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In slab pipe insulation

I tend to be my own worst enemy by over thinking things. I am working with a very contemporary architect on 2 projects. These homes are both slab on grade with very open floor plans and limited interior walls. I am going to have to install my supply/return lines to remote manifold in the slab. I have done this in the past, but now I am wondering if I should insulate the S/R mains for a few reasons. First they will be running through other heating zones and rejecting heat along the way. Maybe creating warm spots. Next, if the S/R lines are loosing heating along the way to their zone the water temp will not be hot enough to satisfy the zone. One problem with this is I am working with a 4-5" slab with wire mesh and tubing in it and then these S/R lines will be installed over top of this assembly....not leaving very much space for concrete over top.

About 5 years I started insulating my S/R lines to my remote zone manifolds for performance and expansion sound. I like this system, but what about the slab.

Thanks for your input Jeffrey
Jeffrey Campbell

Comments

  • Jamie HallJamie Hall Posts: 8,535Member
    Argh. In my humble opinion, insulation is sort of optional. What is NOT optional in my opinion is that a)you should use flexible material -- e.g. PEX; b)there should be no joints of any kind in that flexible material; c)where it enters and leaves the slab there should be enough space to pull new pipe in when you need it and d)it should be in conduit.

    Don't ask why I have strong opinions on this... it's not a pretty story.
    Jamie



    Building superintendent/caretaker, 7200 sq. ft. historic house museum with dependencies in New England.



    Hoffman Equipped System (all original except boiler), Weil-Mclain 580, 2.75 gph Carlin, Vapourstat 0.5 -- 6.0 ounces per square inch
  • Ditto what Jamie said although I would definitely insulate the lines to keep the temperature from dropping. You also don't want to heat a zone that may be turned off.
    Often wrong, never in doubt.
  • Simply RadSimply Rad Posts: 144Member
    Definitely no joints or copper. I used PAP tubing for my distribution system. I am curious though what type of insulation is appropriate and rated for in slab installation? Any ideas
    Jeffrey Campbell
  • ratioratio Posts: 1,566Member
    Any possibility of getting it below the slab? Scrape out a little gravel & throw it in there? Much better than going in the slab itself.
  • GordyGordy Posts: 8,029Member
    Insulate, and go under. Maybe using insulated supply return like for outdoor wood boilers.
  • Stephen MinnichStephen Minnich Posts: 2,051Member
    Under and then back up with this. Watts, Uponor, and other manufacturers.
    Steve Minnich
  • MikeGMikeG Posts: 150Member
    I there any way to plan for and route your supply and return to the manifolds to provide the heat for the area they run through., without redundant heating. Also have to factor in the required supply temp needed at the manifold if this is even feasible.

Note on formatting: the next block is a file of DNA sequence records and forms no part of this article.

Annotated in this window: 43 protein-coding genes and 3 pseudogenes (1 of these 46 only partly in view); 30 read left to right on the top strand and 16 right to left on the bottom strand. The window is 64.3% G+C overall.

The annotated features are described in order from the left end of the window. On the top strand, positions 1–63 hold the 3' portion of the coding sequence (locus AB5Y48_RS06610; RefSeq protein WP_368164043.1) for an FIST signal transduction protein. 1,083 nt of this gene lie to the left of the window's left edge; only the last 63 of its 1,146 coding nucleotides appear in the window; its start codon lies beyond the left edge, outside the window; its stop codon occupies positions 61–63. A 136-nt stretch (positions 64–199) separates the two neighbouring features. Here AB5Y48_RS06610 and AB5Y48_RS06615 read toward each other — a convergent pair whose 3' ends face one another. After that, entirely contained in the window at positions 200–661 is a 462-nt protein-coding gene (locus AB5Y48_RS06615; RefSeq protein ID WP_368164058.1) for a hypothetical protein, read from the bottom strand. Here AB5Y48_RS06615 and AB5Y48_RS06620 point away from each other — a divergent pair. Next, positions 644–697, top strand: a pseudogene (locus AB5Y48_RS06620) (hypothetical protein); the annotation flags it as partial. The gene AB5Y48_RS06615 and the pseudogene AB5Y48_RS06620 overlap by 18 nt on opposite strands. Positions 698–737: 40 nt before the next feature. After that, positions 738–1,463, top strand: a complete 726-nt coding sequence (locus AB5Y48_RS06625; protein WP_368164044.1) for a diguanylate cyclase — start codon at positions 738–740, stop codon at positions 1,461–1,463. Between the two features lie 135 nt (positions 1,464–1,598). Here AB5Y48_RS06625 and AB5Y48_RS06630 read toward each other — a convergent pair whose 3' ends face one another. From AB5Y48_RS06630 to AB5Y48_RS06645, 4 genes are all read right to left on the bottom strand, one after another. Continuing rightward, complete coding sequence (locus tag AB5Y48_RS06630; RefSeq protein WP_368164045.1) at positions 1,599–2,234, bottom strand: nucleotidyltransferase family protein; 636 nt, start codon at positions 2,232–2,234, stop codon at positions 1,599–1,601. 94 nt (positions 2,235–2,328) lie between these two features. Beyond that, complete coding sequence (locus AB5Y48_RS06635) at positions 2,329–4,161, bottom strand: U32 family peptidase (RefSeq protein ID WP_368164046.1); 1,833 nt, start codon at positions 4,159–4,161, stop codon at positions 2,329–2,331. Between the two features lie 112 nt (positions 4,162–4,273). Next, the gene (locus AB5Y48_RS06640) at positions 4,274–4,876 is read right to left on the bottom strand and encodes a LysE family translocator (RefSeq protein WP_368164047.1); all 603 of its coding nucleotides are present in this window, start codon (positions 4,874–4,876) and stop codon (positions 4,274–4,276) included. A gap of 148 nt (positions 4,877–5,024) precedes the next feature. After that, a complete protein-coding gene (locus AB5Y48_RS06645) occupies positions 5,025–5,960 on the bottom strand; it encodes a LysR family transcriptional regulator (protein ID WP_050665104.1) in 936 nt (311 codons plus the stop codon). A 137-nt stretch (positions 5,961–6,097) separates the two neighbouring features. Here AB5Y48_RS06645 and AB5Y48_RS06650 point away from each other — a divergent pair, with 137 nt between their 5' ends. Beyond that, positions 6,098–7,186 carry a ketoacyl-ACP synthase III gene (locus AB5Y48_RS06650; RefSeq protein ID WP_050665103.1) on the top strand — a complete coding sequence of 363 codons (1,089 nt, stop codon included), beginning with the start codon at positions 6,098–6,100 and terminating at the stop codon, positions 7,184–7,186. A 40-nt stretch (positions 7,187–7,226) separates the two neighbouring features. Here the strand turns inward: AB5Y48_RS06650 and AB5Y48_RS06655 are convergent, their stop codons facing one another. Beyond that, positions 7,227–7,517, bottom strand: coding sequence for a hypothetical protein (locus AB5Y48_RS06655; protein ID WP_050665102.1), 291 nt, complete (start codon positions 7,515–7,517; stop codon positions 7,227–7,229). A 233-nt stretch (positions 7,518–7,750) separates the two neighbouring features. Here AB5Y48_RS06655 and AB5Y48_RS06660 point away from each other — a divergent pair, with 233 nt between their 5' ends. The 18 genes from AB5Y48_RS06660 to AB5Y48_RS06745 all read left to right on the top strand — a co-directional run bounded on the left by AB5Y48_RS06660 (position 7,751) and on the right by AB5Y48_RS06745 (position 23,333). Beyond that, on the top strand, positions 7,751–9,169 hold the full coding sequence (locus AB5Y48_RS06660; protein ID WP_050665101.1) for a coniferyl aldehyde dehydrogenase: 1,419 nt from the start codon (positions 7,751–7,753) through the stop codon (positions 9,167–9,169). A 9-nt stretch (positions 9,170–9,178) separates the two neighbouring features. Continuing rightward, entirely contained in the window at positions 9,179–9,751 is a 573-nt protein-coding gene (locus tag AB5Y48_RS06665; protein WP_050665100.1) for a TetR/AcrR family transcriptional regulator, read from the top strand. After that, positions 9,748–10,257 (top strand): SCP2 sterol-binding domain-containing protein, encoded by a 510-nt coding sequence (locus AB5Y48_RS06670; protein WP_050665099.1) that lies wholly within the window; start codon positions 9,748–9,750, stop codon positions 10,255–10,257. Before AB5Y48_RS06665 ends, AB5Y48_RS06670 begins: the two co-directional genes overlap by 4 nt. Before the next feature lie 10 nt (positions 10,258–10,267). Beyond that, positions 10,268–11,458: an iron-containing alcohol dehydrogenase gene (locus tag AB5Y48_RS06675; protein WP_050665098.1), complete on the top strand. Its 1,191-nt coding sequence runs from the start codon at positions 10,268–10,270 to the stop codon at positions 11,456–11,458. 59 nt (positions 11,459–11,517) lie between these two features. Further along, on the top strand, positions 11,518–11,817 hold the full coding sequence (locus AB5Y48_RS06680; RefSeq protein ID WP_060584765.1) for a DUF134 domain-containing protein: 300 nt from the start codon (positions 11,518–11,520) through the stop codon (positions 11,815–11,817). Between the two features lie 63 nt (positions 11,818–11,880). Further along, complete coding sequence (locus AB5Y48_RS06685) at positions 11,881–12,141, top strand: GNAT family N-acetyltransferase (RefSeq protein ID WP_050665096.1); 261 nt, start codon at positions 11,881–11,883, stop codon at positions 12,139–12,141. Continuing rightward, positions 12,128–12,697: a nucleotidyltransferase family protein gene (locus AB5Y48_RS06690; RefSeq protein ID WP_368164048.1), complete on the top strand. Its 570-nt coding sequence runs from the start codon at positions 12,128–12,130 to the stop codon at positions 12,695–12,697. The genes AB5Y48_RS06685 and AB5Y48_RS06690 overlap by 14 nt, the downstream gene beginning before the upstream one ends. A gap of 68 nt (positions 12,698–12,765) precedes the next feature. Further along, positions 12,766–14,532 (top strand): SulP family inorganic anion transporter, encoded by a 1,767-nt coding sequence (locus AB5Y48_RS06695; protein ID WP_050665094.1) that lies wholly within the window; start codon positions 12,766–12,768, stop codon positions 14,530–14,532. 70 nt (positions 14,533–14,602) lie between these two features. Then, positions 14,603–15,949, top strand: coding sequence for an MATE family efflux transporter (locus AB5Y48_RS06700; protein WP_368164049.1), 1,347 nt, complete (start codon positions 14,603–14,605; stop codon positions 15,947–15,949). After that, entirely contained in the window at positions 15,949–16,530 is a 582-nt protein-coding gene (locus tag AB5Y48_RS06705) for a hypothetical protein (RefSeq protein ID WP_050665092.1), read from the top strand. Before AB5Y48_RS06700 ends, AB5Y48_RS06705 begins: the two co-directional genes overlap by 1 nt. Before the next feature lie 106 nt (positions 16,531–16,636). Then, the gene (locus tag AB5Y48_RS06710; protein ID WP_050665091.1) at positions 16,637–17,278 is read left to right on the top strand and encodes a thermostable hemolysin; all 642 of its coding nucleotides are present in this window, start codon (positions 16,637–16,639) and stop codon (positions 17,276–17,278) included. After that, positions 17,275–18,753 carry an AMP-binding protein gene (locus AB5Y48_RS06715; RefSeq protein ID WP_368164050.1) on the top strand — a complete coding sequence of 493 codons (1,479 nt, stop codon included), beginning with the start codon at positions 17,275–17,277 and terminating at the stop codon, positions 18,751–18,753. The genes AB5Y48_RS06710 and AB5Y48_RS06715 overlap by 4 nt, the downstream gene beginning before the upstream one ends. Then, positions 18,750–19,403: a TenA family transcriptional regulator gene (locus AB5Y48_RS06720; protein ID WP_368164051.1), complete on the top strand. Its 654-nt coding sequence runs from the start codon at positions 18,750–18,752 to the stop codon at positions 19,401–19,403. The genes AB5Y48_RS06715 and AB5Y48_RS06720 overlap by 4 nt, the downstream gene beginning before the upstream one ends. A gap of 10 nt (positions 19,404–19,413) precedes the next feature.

• Simply RadSimply Rad Posts: 144Member
    I have to travel through the Great room in order to get to the master suite. I just am wondering if it is really better to run insulated lines under the slab assembly in unconditioned space? I am thinking that if they are run in the slab then any heat loss is heat gain. Something to ponder. Mike G i agree with you about looking at supply temps for the zone they are running to. The one thing I am thinking about is if the great room slab, which is the highest heatloss area is operating under continuous circulation then the heatloss on the S/R lines running to the master suite zone would be minimal...just my 2 cents
    Jeffrey Campbell
  • GordyGordy Posts: 8,029Member
    Underneath thought was just to avoid minimal coverage if you go over everything. Sounds a bit more costly,and laborious, but do a thickened trench for the S/R sets. Insulate the bottom of the trench, and not isolate them from the slab. This of course is if you want to keep lost btus to the slab. However if you want to keep the temps up in the line set then use what @Stephen Minnich posted.
  • Jamie HallJamie Hall Posts: 8,535Member
    Just make sure, whatever you do, that you can fix it when it leaks...
    Jamie



    Building superintendent/caretaker, 7200 sq. ft. historic house museum with dependencies in New England.



    Hoffman Equipped System (all original except boiler), Weil-Mclain 580, 2.75 gph Carlin, Vapourstat 0.5 -- 6.0 ounces per square inch
  • Solid_Fuel_ManSolid_Fuel_Man Posts: 1,057Member
    Can you run below the mesh/rebar, but above the foam insulation? That's where I run conduit for wireing and domestic water chases.
    Master electrician specialising in boiler and burner controls, multiple fuel systems, radiant system controls, building controls, and universal refrigeration tech.
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